As director of MetroHealth Dental, Hills was responsible for determining monthly bonuses for dentists who produced receipts in excess of their monthly salary and benefits. Dentists typically received a monthly bonus totaling 25% of the monies they generated for excess receipts. Between 2010 and 2014, Hills regularly upwardly adjusted the bonuses of Alqsous, Al-Madani, and others by a total of approximately $92,829.
Hills also allowed Alqsous, Al-Madani, and others to retain full-time salaries and benefits at MetroHealth without requiring them to work full-time hours, enabling them to operate private dental clinics. Hills, acting at the request of Alqsous and Al-Madani, provided MetroHealth dental residents to practice at those private clinics during regular business hours. Neither Alqsous nor Al-Madani paid wages or salaries to the resident dentists.
Additionally, Alqsous, Al-Madani, and Sayegh solicited and accepted bribes totaling tens of thousands of dollars from prospective candidates to the MetroHealth Dental residency program.
In a typical year, the MetroHealth Dental residency program accepted four to six candidates from a pool of 40 to 60 applicants. Alqsous, Sayegh, and Al-Madani each had the authority to influence the selection of dental residents, and Hills had final decisional authority over who was selected for the residency program.
Alqsous and Sayegh often identified and selected candidates who were from Jordan or trained at a Jordanian dental school, telling them they would have to pay a “donation” to MetroHealth to be considered. Alqsous and Sayegh directed the candidates to pay the “donation” directly to them, and in some cases, told the candidates a portion of the money would go to Hills.
Alqsous, Sayegh, and Al-Madani solicited at least $75,000 in bribes from resident dentist candidates between 2008 and 2014.
In another conspiracy, Al-Madani and Alqsous paid bribes to Hills in exchange for him taking actions to refer Medicaid recipients to private dental clinics owned by Al-Madani and Alqsous instead of MetroHealth. All three took steps to conceal this activity by claiming kickback checks totaling $17,600 written to Hills were for “consultation fees” or “professional fees.”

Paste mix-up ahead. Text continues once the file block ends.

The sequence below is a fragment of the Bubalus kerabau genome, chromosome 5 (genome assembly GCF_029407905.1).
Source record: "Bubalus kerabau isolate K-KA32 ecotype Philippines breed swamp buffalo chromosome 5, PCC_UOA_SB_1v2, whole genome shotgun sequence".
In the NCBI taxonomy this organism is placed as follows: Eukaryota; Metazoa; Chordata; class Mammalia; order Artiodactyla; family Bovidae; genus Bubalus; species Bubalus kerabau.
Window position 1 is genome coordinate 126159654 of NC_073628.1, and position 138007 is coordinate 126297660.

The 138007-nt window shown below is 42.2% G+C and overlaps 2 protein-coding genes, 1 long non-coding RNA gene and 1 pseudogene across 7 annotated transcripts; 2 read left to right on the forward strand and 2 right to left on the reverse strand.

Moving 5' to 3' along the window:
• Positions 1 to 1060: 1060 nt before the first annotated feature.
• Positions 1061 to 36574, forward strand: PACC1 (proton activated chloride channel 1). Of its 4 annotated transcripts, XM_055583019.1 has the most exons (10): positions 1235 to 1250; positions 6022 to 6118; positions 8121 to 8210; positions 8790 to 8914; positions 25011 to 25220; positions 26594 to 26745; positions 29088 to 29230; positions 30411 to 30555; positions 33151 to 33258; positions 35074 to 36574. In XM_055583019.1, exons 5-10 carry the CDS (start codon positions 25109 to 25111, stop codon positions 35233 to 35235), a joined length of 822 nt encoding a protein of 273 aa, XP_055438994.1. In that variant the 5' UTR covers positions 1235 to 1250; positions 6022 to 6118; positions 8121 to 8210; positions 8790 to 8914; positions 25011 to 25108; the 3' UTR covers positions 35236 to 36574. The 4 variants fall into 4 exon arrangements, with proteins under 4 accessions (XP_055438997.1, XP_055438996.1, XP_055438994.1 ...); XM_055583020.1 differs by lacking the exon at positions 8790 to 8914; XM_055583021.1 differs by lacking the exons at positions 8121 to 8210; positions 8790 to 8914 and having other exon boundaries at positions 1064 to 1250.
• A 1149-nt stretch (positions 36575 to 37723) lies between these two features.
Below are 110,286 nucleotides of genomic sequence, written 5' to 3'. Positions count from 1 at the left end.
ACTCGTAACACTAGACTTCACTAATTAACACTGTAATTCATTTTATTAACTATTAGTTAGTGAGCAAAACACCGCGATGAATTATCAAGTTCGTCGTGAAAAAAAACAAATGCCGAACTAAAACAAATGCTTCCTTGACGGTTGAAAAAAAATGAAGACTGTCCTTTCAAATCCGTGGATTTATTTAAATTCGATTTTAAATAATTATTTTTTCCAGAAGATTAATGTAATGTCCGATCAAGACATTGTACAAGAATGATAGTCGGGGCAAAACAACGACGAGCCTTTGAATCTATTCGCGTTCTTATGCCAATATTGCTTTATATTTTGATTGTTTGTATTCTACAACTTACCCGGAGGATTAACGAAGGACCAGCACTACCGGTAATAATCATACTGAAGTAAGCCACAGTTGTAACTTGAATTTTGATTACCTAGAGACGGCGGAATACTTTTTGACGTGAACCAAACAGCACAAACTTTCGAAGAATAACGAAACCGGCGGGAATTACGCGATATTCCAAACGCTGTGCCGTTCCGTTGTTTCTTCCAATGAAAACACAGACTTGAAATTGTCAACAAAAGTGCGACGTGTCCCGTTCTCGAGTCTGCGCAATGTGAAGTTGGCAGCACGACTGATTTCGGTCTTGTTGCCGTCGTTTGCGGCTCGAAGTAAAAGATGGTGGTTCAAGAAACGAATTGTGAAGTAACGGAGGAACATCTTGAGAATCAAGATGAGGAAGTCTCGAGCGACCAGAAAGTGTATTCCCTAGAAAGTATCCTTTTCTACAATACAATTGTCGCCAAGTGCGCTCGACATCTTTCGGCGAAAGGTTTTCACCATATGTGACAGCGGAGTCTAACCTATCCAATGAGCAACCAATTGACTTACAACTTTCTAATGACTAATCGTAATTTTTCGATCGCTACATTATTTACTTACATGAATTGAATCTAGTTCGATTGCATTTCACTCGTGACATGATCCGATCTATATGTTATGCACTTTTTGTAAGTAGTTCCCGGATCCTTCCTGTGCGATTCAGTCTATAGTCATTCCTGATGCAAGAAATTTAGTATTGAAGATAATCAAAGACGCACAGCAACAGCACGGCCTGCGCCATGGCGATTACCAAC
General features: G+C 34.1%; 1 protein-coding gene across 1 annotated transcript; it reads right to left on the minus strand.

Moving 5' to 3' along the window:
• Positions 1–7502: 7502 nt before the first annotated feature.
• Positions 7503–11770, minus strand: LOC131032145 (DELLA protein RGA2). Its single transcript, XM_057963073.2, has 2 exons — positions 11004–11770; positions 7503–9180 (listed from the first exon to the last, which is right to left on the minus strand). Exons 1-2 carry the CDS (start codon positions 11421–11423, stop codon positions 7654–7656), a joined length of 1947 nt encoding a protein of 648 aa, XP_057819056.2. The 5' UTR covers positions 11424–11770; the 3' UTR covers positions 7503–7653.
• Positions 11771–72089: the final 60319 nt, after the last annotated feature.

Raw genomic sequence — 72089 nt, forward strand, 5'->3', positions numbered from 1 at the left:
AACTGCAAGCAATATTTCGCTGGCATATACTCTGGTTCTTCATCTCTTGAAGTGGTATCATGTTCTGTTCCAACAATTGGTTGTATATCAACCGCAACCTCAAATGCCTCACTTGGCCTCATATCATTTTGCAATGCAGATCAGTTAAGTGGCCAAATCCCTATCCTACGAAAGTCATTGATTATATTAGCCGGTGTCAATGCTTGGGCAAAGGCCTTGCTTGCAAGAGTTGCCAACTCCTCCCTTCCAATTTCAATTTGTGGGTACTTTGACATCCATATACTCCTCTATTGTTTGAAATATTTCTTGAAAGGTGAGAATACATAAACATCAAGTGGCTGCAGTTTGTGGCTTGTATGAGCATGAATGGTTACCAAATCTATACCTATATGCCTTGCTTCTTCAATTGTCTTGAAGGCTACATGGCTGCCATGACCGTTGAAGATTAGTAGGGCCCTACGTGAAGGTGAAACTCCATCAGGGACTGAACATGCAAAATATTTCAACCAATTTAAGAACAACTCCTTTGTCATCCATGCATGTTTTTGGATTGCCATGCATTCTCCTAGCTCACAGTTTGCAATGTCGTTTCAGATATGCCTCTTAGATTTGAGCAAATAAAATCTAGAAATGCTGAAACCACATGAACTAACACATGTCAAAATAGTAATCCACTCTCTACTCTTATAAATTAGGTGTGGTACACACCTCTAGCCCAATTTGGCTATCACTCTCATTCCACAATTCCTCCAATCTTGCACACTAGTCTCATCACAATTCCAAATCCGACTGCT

Hills, Alqsous, and Al-Madani also conspired to obstruct justice, instructing people not to cooperate with law enforcement after becoming aware of the federal investigation in 2014. Hills also made false statements on tax returns, failing to claim approximately $165,751 in unreported income stemming from bribes, kickbacks, and other things of value between 2001 and 2013.
“The collective efforts of the FBI, IRS, Ohio Bureau of Criminal Investigation, Ohio Office of the Inspector General, United States Attorney’s Office, and MetroHealth officials led to the disruption of this destructive illegal activity,” said Smith.
“Today’s sentencing marks the end of this major healthcare fraud case that had such a negative impact on our community. These defendants conspired to misuse their position of trust for their own personal gain and obstructed justice by telling witnesses to not cooperate with law enforcement and this is what ultimately led to the downfall of these defendants,” said William Cheung, acting special agent in charge, IRS Criminal Investigation, Cincinnati Field Office.
“These types of investigations are often solved most efficiently through a multiple-agency approach to crime fighting,” Cheung said.
“These four criminals hit Ohio’s taxpayers and healthcare system right in the teeth,” said Ohio Attorney General Dave Yost. “With today’s sentence, justice struck back. I’m pleased our Bureau of Criminal Investigation could assist our law enforcement partners who investigated and prosecuted this case.”